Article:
Russian and Chinese nuclear plans remain state secrets, but there is no reason to think they are much different than US plans. It isn't likely that Russian and Chinese nuclear forces are targeted to land in the ocean somewhere. Further, given the arc of history, there isn't a lot of reason to be optimistic that good intentions and mercy will figure prominently in any nuclear exchange. More likely a "use them or lose them" mentality will take hold. And this will be magnified by the chaos and pure terror that will be the hallmarks of any nuclear exchange.

Thus I chose a strategy similar to that taken by the unclassified documents. Military and command targets are quickly hit in a first wave. This is followed by subsequent waves of attacks on government targets (such as state capitals) and economic infrastructure. The war takes place over a period of two hours.

In those 120 minutes every significant military base in the United States is destroyed, as are the largest 100 cities and every state capital. Significant seaports, airports, oil infrastructure and hydroelectric facilities are also struck, per the goal of destroying economic infrastructure.

I chose to be conservative with regard to other tactics. For example, I didn't hit nuclear reactors. A surface-burst on such a reactor would create a monstrous fallout plume that would dwarf anything a mere hydrogen bomb could accomplish. There are 66 such reactors in this country. A systematic attack on them would coat most of the continent with radioactivity. I assumed that military planners wouldn't be so unethical.

I also chose to be modest with regard to after-effects. My fallout estimates are purposively modest. Among other things, I made no attempt to estimate systemic effects from multiple surface-bursts at one location. If there are 10 100kt surface-bursts in one location (which would happen at some missile silo sites), I model that resulting fallout as resulting from just a single 100kt burst. I also made no attempt to model the levels of radioactivity in the plume itself. I felt such calculations gave the model a false precision. In reality the best we can do with fallout is an approximation and I wanted the simulation to reflect that fact. Similarly I make no provision for likely long term outcomes such as climate disruption and crop failures, runaway disease and mass-famine.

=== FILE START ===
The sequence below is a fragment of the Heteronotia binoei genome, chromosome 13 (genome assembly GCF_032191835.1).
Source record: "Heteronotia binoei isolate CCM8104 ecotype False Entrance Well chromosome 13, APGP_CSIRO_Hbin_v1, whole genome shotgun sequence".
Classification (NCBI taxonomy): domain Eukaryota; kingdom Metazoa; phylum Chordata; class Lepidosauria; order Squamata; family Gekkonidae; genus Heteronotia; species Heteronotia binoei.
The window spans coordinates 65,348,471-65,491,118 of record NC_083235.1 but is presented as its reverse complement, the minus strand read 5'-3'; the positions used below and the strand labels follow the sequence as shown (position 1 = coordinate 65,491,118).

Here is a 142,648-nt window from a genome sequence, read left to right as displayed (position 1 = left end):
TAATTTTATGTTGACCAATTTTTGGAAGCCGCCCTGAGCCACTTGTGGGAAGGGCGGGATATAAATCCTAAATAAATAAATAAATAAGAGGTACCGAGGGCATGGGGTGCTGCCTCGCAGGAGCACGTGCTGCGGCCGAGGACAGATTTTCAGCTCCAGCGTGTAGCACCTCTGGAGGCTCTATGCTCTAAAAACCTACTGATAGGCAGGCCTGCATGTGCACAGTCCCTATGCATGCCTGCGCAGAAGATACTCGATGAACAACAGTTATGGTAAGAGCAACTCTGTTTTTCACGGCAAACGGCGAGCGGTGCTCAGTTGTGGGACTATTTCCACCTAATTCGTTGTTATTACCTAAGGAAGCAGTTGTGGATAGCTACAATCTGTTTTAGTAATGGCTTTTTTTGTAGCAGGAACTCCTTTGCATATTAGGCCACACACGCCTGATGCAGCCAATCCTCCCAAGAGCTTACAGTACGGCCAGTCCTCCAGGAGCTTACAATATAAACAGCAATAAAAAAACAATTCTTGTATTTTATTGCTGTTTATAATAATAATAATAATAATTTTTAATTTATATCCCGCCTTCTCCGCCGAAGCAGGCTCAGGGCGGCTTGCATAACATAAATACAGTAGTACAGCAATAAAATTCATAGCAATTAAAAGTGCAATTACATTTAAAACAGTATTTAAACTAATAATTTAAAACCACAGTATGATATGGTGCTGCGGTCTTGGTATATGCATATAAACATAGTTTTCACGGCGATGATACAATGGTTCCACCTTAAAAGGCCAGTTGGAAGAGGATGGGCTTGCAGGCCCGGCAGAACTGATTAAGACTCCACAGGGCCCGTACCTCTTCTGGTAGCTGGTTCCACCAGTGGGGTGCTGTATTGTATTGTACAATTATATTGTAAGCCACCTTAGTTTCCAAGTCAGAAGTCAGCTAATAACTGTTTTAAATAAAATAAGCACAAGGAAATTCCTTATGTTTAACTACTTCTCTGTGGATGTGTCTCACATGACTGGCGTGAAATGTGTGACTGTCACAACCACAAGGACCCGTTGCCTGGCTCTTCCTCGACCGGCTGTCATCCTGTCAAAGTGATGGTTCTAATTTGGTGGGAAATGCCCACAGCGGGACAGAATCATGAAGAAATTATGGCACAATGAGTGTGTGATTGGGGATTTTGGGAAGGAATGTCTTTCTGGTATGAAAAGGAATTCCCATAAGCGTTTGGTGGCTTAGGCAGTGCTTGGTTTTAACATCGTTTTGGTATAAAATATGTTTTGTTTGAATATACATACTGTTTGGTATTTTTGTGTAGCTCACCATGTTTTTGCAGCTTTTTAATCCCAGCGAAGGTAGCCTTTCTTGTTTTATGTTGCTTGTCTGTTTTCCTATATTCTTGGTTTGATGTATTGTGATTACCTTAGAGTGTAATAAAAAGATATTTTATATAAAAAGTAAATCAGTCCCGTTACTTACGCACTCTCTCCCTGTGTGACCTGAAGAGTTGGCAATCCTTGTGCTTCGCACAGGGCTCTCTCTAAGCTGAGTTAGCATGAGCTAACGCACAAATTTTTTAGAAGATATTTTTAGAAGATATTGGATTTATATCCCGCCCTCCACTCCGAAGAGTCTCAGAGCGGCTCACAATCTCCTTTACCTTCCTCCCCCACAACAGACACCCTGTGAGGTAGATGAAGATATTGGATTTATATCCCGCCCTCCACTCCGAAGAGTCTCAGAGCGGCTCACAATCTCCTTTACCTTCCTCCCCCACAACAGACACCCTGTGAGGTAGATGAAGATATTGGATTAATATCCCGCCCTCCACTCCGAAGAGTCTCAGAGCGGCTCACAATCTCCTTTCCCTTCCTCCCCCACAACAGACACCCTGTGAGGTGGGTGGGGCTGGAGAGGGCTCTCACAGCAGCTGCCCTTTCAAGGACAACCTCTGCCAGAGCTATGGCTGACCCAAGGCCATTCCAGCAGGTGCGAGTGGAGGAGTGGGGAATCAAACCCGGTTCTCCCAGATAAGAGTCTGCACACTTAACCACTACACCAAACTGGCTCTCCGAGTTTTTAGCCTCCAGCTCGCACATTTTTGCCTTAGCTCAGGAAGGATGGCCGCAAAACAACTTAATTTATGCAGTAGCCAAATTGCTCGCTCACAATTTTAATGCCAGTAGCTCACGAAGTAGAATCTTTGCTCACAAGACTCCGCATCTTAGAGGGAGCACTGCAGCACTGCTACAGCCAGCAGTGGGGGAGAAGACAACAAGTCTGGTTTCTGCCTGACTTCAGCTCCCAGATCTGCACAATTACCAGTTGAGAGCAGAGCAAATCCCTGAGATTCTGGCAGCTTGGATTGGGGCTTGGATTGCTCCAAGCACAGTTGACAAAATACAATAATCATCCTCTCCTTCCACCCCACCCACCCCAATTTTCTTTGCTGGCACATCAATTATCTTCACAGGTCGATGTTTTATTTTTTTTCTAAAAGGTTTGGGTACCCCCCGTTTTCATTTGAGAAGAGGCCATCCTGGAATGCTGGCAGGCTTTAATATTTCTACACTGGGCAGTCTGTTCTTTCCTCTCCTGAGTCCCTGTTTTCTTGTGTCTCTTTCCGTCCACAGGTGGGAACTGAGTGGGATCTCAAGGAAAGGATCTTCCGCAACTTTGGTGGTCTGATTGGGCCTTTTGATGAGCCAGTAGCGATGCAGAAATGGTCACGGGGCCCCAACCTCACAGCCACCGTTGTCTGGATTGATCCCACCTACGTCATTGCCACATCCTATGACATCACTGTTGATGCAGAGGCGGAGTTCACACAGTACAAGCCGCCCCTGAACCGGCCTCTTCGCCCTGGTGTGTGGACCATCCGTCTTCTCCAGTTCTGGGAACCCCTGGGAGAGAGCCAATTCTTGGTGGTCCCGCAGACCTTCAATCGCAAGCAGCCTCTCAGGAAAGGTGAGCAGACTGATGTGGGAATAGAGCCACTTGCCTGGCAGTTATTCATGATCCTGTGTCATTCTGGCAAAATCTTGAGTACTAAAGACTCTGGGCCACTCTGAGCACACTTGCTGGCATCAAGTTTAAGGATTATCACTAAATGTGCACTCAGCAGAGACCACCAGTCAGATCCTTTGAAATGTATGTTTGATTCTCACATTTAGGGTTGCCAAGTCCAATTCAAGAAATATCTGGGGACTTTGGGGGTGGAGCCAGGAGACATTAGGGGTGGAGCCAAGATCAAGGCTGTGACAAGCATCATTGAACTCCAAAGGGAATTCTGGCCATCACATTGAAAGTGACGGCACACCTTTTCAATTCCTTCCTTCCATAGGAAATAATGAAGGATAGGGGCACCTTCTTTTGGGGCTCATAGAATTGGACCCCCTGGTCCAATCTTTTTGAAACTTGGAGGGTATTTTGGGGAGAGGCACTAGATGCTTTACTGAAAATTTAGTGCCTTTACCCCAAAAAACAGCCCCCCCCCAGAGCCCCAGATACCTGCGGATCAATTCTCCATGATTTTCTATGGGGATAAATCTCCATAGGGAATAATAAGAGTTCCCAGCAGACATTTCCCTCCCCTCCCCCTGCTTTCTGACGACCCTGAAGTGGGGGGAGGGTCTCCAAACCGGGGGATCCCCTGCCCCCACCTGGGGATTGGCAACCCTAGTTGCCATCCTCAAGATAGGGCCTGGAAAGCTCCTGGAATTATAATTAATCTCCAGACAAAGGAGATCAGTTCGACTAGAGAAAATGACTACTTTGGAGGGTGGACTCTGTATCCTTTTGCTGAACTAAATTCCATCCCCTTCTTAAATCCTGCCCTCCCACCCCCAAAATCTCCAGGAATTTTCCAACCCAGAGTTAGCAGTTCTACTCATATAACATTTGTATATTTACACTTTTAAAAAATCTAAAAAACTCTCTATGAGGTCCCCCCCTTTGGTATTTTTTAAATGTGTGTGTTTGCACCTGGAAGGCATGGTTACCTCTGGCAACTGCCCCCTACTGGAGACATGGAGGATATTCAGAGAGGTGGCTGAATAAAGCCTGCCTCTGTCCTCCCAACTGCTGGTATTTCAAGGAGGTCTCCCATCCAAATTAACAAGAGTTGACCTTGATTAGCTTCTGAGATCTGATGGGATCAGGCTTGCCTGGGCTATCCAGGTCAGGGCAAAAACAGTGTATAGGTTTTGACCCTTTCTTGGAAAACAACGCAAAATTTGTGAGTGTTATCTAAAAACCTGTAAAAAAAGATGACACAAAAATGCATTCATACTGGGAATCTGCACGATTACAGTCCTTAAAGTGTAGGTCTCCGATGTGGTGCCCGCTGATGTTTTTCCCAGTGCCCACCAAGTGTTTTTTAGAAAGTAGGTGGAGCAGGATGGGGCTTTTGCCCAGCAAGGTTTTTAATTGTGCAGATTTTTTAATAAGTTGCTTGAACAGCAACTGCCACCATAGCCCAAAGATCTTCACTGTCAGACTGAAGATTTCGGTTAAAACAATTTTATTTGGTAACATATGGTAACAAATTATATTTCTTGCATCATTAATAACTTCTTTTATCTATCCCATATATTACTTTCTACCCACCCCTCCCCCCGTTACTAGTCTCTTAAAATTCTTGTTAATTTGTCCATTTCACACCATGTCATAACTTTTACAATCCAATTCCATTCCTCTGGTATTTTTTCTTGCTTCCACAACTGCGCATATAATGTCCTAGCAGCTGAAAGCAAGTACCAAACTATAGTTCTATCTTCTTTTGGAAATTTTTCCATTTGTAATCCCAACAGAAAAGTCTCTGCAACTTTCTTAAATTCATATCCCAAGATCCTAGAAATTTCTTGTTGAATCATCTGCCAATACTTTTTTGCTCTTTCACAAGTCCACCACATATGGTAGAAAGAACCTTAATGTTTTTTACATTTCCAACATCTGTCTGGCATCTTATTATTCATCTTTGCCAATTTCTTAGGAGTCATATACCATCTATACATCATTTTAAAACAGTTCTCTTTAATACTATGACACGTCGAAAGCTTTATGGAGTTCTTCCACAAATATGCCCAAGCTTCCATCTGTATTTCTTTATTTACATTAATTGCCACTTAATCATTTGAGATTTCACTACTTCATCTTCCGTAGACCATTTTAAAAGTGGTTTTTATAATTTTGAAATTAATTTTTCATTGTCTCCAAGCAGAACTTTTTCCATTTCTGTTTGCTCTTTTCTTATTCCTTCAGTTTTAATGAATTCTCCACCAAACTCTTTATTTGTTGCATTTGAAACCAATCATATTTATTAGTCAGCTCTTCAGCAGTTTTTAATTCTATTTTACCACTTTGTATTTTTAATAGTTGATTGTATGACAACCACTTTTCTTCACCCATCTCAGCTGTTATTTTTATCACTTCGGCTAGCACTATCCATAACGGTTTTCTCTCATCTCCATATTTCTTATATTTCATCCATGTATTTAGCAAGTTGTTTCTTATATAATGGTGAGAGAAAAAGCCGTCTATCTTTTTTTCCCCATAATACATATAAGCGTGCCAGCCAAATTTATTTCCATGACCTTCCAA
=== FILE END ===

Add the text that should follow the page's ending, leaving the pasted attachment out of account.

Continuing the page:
Yes, it's time to mess with LA again. Here's what the region would look like after the attack:

This is a simulated Russian attack. Therefore the good news is that the 5Mt Chinese Deng-Feng was not used. The bad news is that about two dozen other Russian warheads were used instead. These were sufficient to destroy every key economic center in the region, including the major container port in Long Beach. All military bases and major airports were wiped out as well.

To accomplish this the LA basin gets tiled with nuclear explosions. Very few areas escape the direct effects of the blasts and none escapes the overall consequences. Even those areas outside any burn rings will suffer from the resulting firestorms and radiation.

In this simulation the same attack pattern is repeated across the country. Every state is affected. In total somewhat less than 400 targets are hit. However, measured in other ways this is a rather modest attack. It requires less than 1100 warheads, which translates to about 15% of Russia's total nuclear capability. Things could go far worse.

How Many Would Die?

Up until now humanity hasn't had to endure a full-scale nuclear war. This makes casualty estimates for such a war challenging, given there aren't any empirical models to draw upon. One can theorize, but as with fallout calculations, reality intrudes with complexities and unknowns. Perhaps the best we do is look at historical analogs, combine this with modern circumstances, and extrapolate to get an approximate lower limit. And that brings us back to Japan and Little Boy.

Here is Little Boy over Hiroshima:

Hiroshima suffered 140,000 casualties out of a population of 340,000. That's roughly a 40% casualty rate. These numbers are often disputed, but this is a conservative lower-bound that is broadly accepted.